ENJOY THE SHOW
The U.S.S. Enterprise lost an irreplaceable member of her crew this morning: actor Leonard Nimoy, age 83, passed away in his home in the Bel Air section of Los Angeles, CA from chronic obstructive pulmonary disease. Fans everywhere have mourned the actor's death, paying tribute with a proper salute on social media. It's as if his memory has beamed into the hearts of those that watched him as a child on the bridge of the Enterprise – and into the hearts of those that just discovered him. For those that loved and admired him, Leonard Nimoy was more than just a Vulcan called Mr. Spock. To many, he was the face of Star Trek.
After the news broke that Sony Pictures and Marvel Studios had finally come to an arrangement on the Spider-Man franchise, Alex wrote an editorial about how he wasn't excited. I can't help but disagree. First of all, let's take a moment to soak in how utterly exciting it is that Spider-Man is back home – in a sense – with Marvel. It happened. It finally happened. After years of fans wanting it, two lackluster Spider-Man movies (that fans didn't want) and a studio leak that all but got fans' hopes up with discussions of a talk between Sony and Marvel – the studio behind The Avengers will finally be helping shape the cinematic future of Spider-Man. I can't help but spin this as great news for for Marvel, Sony and Spidey's fans alike.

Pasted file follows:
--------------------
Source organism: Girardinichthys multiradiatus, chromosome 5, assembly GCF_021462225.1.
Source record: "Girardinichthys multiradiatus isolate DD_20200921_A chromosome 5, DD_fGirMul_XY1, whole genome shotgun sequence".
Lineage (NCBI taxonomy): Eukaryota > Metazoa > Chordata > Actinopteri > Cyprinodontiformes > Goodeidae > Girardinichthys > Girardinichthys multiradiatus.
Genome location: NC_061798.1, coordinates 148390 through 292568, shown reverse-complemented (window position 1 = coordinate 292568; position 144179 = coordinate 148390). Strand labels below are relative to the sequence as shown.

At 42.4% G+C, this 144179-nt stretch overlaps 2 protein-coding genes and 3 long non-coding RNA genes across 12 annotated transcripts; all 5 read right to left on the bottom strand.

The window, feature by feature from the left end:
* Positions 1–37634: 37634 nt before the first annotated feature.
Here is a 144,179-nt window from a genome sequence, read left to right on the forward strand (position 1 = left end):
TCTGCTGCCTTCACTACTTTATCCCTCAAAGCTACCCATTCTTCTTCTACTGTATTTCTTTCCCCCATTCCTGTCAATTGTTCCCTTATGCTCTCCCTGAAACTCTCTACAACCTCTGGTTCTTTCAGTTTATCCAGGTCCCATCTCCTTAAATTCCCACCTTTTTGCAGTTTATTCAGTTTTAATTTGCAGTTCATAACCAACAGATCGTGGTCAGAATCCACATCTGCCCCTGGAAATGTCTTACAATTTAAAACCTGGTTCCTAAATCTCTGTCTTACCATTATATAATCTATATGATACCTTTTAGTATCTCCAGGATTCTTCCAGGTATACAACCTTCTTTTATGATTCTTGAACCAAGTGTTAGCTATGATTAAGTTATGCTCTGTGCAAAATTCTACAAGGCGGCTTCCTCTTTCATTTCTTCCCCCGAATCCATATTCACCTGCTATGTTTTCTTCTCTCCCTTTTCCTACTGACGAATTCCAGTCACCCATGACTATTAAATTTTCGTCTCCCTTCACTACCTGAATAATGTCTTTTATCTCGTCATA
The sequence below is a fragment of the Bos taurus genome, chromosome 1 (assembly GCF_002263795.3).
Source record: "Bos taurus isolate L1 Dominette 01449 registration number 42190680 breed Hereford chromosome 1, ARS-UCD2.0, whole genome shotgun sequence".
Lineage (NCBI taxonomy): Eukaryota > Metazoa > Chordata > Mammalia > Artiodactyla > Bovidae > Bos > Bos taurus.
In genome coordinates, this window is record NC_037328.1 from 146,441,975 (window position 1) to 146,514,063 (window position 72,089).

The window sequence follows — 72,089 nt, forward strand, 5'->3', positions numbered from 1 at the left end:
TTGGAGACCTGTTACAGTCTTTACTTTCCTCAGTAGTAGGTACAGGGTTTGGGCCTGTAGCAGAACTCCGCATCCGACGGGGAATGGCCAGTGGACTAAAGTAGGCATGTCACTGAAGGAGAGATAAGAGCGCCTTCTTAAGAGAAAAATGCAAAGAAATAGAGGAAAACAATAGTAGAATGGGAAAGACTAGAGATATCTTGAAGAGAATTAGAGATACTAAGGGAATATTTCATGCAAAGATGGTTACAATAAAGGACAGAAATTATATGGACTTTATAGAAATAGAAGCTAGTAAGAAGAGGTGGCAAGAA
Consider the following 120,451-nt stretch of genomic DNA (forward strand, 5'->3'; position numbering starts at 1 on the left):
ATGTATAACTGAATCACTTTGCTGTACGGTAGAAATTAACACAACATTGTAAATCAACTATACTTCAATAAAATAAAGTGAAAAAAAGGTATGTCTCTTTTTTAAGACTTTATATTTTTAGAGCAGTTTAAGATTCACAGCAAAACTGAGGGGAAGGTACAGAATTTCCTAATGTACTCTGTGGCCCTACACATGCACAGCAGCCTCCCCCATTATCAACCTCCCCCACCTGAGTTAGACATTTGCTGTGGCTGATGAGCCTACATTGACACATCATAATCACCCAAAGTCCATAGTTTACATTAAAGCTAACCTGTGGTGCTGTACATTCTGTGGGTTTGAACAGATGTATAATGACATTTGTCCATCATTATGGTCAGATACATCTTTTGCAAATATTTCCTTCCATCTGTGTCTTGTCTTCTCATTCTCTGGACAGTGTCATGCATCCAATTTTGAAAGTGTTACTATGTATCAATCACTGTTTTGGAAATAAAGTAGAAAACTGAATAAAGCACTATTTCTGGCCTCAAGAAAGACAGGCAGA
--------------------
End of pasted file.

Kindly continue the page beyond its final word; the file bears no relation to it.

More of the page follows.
Today marks the 25th anniversary of the release of Tim Burton's Batman. Let's take a look back all the way to the summer of 1989 when the superhero genre saw a resurgence and the Dark Knight was reborn again for a new generation of moviegoers. Batman came out on June 23rd, 1989 - a month after I was born. As such, Burton's Batman was my cinematic introduction to the character. His take on Batman is special to me mostly because of his approach to the character. Michael Keaton doesn't look like a typical superhero, he looks like an average guy. The great appeal of Burton's take on the character is that anyone can be Batman.